4. Coleman Shrimp (Periclimenes colemani)

Periclimenes colemani known as well as Coleman shrimp on urchin in the sea

  • In the Wild: Indo-Pacific
  • Length: 0.75 inch (2 cm)
  • Reef-Safe? Yes
  • Difficulty: Impossible (Read below)
  • Temperament: Peaceful
  • Tank Size: Unknown
  • Diet: Omnivore
  • Lifespan: 1 year
  • Cost: Unavailable

Catching a glimpse of a Coleman shrimp gets exceptionally tricky. While always found in pairs, these striped invertebrates start with impossibly tiny sizes.

Then they match their striped patterns to blend perfectly with their hosts: the fire urchin (Asthenosoma varium). In a perfect example of symbiosis, Coleman shrimp remove algae, plankton, and debris from their urchin’s test (the shell).

The fire urchin provides defense for the pair in the form of a venomous sting – NO ONE wants to encounter.

While gorgeous (scuba divers treasure pictures), don’t rush out to add these saltwater shrimp to your reef tank. Coleman shrimp are obligate symbionts. Without their trusty fire urchins, they don’t stand a chance of survival.

No one’s figured out how to collect Coleman shrimp. They’re too small.

Also, while everyone theorizes the crustaceans feed on the urchin test, no one’s observed the behavior. So jumping to the conclusion that you could import BOTH isn’t a guarantee.

For the time being, Coleman shrimp will remain a beautiful species that aquarists will admire – from afar.

Maybe someday will come when someone discovers more about their biology. And devise a way to ship them without stress. (It’s a dream)

5. Commensal Emperor Shrimp (Periclimenes imperator)

Periclimenes imperator known commonly as commensal emperor shrimp on a red sea cucumber

  • In the Wild: Indo-Pacific
  • Length: 1.2 inches (3 cm)
  • Reef-Safe? Yes
  • Difficulty: Difficult
  • Temperament: Peaceful
  • Tank Size: 2 Gallons (7.5 l) – Host-Dependent
  • Diet: Carnivore
  • Lifespan: Unknown
  • Cost: $60-$100

Coming from the same genus as the Coleman shrimp, the commensal emperor shrimp isn’t much bigger.

They share the exact symbiotic nature, too. You find them on the back, abdomen, or gills of sea cucumbers and other nudibranchs.

Emperor shrimp come in a bright orange color along the sides, with a white and orange-spotted back.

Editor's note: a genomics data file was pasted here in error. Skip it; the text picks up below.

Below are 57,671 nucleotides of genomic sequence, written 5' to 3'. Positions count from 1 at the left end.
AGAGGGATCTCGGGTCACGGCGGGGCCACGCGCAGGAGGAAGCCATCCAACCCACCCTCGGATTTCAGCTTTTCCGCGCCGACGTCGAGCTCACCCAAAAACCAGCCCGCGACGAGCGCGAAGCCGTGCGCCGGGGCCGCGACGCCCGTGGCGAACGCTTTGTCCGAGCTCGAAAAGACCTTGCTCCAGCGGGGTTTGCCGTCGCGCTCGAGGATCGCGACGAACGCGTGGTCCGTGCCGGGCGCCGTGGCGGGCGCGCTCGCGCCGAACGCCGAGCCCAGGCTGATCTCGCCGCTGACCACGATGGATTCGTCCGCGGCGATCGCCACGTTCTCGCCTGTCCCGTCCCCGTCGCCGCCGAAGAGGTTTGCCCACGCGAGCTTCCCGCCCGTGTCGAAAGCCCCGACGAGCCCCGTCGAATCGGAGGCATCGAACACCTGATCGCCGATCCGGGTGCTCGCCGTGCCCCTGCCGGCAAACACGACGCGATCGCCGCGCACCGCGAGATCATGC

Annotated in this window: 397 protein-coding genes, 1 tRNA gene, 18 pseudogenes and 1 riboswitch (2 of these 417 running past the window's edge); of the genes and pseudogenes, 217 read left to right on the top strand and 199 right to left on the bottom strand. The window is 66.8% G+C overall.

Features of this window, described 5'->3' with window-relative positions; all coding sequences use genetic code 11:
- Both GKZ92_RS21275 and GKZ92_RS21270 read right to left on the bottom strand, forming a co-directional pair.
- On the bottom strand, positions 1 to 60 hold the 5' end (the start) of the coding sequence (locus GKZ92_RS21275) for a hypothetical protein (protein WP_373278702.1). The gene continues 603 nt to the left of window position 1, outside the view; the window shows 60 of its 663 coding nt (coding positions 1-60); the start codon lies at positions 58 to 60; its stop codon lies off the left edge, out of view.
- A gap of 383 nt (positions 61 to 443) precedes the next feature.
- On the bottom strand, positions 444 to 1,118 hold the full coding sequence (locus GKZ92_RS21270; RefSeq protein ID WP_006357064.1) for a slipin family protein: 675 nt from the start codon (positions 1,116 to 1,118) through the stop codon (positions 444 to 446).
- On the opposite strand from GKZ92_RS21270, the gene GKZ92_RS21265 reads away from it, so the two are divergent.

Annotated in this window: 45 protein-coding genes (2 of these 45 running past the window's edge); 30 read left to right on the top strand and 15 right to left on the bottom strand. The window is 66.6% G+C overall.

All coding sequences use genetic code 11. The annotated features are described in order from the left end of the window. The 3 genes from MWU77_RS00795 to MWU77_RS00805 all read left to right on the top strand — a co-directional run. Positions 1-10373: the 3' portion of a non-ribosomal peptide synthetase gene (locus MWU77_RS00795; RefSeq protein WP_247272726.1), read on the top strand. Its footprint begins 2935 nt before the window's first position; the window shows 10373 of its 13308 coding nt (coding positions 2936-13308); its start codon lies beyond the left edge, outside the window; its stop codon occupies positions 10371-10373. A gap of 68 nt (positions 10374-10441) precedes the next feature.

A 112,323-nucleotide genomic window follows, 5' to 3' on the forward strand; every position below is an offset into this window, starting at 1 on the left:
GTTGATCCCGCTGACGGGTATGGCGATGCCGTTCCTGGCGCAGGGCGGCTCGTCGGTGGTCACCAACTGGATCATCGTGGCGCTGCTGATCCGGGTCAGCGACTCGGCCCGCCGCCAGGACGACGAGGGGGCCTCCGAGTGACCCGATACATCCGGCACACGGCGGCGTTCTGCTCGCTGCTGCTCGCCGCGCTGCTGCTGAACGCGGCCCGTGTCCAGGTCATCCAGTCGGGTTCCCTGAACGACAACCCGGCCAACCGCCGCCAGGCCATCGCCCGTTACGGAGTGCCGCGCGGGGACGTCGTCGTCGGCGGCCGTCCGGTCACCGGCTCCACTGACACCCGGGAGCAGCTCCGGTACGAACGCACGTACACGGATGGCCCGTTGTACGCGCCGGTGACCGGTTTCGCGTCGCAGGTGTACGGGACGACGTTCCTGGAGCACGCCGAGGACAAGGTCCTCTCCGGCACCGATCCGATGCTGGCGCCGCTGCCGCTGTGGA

Their orange claws feature purple tips, which they use to clean their hosts. They remove parasites, decaying organic matter, and any leftovers the sea cucumber might drop.

When you decide to add an emperor shrimp to your aquarium, the tank size is dependent on the host. You MUST add a sea slug or other nudibranch for the shrimp to “party up” with.

If the sea cucumber tolerates a 2-gallon (7.5 L) tank, then you’re set. If not, go up.

Emperor shrimp prefer to live on their own. When two end up on the same host, they’ll engage in a “turf war” to see who gets to stay. The battle usually takes place around the nudibranch’s mouth or anus.

6. Donald Duck Shrimp (Leander plumosus)

Leander plumosus known as well as Donald duck shrimp marco shot in saltwater

  • In the Wild: Western Indo-Pacific
  • Length: 1.5 inches (4 cm)
  • Reef-Safe? Yes
  • Difficulty: Moderate
  • Temperament: Peaceful
  • Tank Size: 30 Gallons (113 l)
  • Diet: Omnivore
  • Lifespan: Unknown (Short)
  • Cost: $20

Yes, they named the Donald Duck shrimp for the flattened rostrum that gives it a prominent “duck beak.”

They also have a fuzzy camouflage appearance that allows them to disappear into their native reef environments (or your reef tank).

In the wild, Donald Duck shrimp hang out around beds of seagrass, sponges, coral beds, and rocky reefs. They’re not a common sight for divers, as their bizarre shape helps them hide within the background.

Donald Duck shrimp are relatively easy in the menu department. They scavenge on algae and zooplankton available in the tank.

They also appreciate sea worms and will accept the larvae of other species. (Yeah, don’t feel lousy offering up brine shrimp)

7. Durban Dancing Shrimp/Camel Shrimp (Rhynchocinetes durbanensis)

Rhynchocinetes durbanensis known as well as Durban dancing shrimp on a rock in saltwater aquarium

  • In the Wild: Pacific
  • Length: 2 inches (5 cm)
  • Reef-Safe? With Precautions
  • Difficulty: Easy
  • Temperament: Peaceful
  • Tank Size: 10 Gallons (38 l)
  • Diet: Omnivore
  • Lifespan: 3 Years
  • Cost: $8-$10

Camel shrimp share a coloration pattern with peppermint shrimp. When you look at their backs, though, you’ll see a distinct hump (where they get their name). The white stripes are more prominent, as well, letting them stand out.

Camel shrimp prefer the nocturnal life, protecting their large eyes from bright lights.

When night falls, they venture out to sort through the debris that’s collected in the tank. They pick up any leftover food.

Group of Rhynchocinetes durbanensis known commonly as Durban Dancing Shrimp or Camel Shrimp on a gravel in a saltwater aquarium

Unfortunately, some camel shrimp tend to snack on corals. If you keep them well-fed, they may leave your corals alone. Others feel compelled to pick.

Bubble coral and anemones may avoid harassment, but don’t count on it.

8. Glass Anemone Shrimp (Periclimenes brevicarpalis)

Periclimenes brevicarpalis known as well as Glass Anemone Shrimp on a sandy bottom of saltwater aquarium

  • In the Wild: Indo-Pacific
  • Length: 0.8-1.2 inches (2-3 cm)
  • Reef-Safe? Yes
  • Difficulty: Easy
  • Temperament: Peaceful
  • Tank Size: 1 Gallon (4 l)
  • Diet: Omnivore
  • Lifespan: Uncertain
  • Cost: $20-$35

You can find an assortment of names for the glass anemone shrimp: peacock-tail anemone shrimp, white-spot anemone shrimp, five-spot anemone shrimp, snow-capped anemone shrimp, and pontoniine shrimp. That’s a lot of names for a tiny crustacean!

The glass anemone’s carapace remains transparent with orange tints on the side and white dots along the back.